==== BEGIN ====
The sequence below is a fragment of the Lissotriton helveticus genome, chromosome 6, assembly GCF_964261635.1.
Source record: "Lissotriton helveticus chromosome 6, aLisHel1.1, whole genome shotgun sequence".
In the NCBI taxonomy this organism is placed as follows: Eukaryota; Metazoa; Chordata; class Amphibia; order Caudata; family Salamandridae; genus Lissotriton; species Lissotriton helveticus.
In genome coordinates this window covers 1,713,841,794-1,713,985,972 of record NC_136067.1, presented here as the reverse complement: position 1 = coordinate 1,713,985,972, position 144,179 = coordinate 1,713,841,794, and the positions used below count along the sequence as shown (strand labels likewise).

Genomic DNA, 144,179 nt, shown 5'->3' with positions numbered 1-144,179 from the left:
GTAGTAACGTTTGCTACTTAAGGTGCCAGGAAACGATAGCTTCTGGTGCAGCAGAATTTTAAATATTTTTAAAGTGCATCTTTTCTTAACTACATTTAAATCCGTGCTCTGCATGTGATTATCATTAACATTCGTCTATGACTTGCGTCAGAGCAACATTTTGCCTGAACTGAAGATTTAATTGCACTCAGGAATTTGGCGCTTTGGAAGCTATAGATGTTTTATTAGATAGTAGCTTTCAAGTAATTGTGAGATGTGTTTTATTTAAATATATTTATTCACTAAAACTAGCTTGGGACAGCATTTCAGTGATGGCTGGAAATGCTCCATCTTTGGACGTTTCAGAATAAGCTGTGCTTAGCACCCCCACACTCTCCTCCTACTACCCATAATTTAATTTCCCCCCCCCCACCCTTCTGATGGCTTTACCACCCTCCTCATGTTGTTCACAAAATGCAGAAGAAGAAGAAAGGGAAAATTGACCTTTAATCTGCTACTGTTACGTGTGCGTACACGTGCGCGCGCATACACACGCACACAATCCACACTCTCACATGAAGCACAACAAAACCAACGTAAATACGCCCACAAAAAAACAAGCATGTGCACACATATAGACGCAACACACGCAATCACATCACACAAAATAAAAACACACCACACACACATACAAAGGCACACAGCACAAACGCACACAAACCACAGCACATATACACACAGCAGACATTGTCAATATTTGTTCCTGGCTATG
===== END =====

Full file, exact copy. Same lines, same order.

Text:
The sequence below is a fragment of the Lissotriton helveticus genome, chromosome 6, assembly GCF_964261635.1.
Source record: "Lissotriton helveticus chromosome 6, aLisHel1.1, whole genome shotgun sequence".
In the NCBI taxonomy this organism is placed as follows: Eukaryota; Metazoa; Chordata; class Amphibia; order Caudata; family Salamandridae; genus Lissotriton; species Lissotriton helveticus.
In genome coordinates this window covers 1,713,841,794-1,713,985,972 of record NC_136067.1, presented here as the reverse complement: position 1 = coordinate 1,713,985,972, position 144,179 = coordinate 1,713,841,794, and the positions used below count along the sequence as shown (strand labels likewise).

Genomic DNA, 144,179 nt, shown 5'->3' with positions numbered 1-144,179 from the left:
GTAGTAACGTTTGCTACTTAAGGTGCCAGGAAACGATAGCTTCTGGTGCAGCAGAATTTTAAATATTTTTAAAGTGCATCTTTTCTTAACTACATTTAAATCCGTGCTCTGCATGTGATTATCATTAACATTCGTCTATGACTTGCGTCAGAGCAACATTTTGCCTGAACTGAAGATTTAATTGCACTCAGGAATTTGGCGCTTTGGAAGCTATAGATGTTTTATTAGATAGTAGCTTTCAAGTAATTGTGAGATGTGTTTTATTTAAATATATTTATTCACTAAAACTAGCTTGGGACAGCATTTCAGTGATGGCTGGAAATGCTCCATCTTTGGACGTTTCAGAATAAGCTGTGCTTAGCACCCCCACACTCTCCTCCTACTACCCATAATTTAATTTCCCCCCCCCCACCCTTCTGATGGCTTTACCACCCTCCTCATGTTGTTCACAAAATGCAGAAGAAGAAGAAAGGGAAAATTGACCTTTAATCTGCTACTGTTACGTGTGCGTACACGTGCGCGCGCATACACACGCACACAATCCACACTCTCACATGAAGCACAACAAAACCAACGTAAATACGCCCACAAAAAAACAAGCATGTGCACACATATAGACGCAACACACGCAATCACATCACACAAAATAAAAACACACCACACACACATACAAAGGCACACAGCACAAACGCACACAAACCACAGCACATATACACACAGCAGACATTGTCAATATTTGTTCCTGGCTATG